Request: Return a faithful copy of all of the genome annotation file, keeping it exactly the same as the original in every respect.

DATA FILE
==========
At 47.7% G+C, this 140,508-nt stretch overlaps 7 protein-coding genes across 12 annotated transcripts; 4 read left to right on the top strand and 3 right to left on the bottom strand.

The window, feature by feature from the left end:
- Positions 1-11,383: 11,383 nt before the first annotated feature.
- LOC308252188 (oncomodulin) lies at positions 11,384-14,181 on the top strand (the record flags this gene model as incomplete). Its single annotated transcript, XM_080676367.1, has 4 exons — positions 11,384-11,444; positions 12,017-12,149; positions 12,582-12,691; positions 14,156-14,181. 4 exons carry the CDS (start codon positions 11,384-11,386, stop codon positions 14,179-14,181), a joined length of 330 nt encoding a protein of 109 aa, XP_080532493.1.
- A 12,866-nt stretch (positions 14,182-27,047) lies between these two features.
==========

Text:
At 47.7% G+C, this 140,508-nt stretch overlaps 7 protein-coding genes across 12 annotated transcripts; 4 read left to right on the top strand and 3 right to left on the bottom strand.

The window, feature by feature from the left end:
- Positions 1-11,383: 11,383 nt before the first annotated feature.
- LOC308252188 (oncomodulin) lies at positions 11,384-14,181 on the top strand (the record flags this gene model as incomplete). Its single annotated transcript, XM_080676367.1, has 4 exons — positions 11,384-11,444; positions 12,017-12,149; positions 12,582-12,691; positions 14,156-14,181. 4 exons carry the CDS (start codon positions 11,384-11,386, stop codon positions 14,179-14,181), a joined length of 330 nt encoding a protein of 109 aa, XP_080532493.1.
- A 12,866-nt stretch (positions 14,182-27,047) lies between these two features.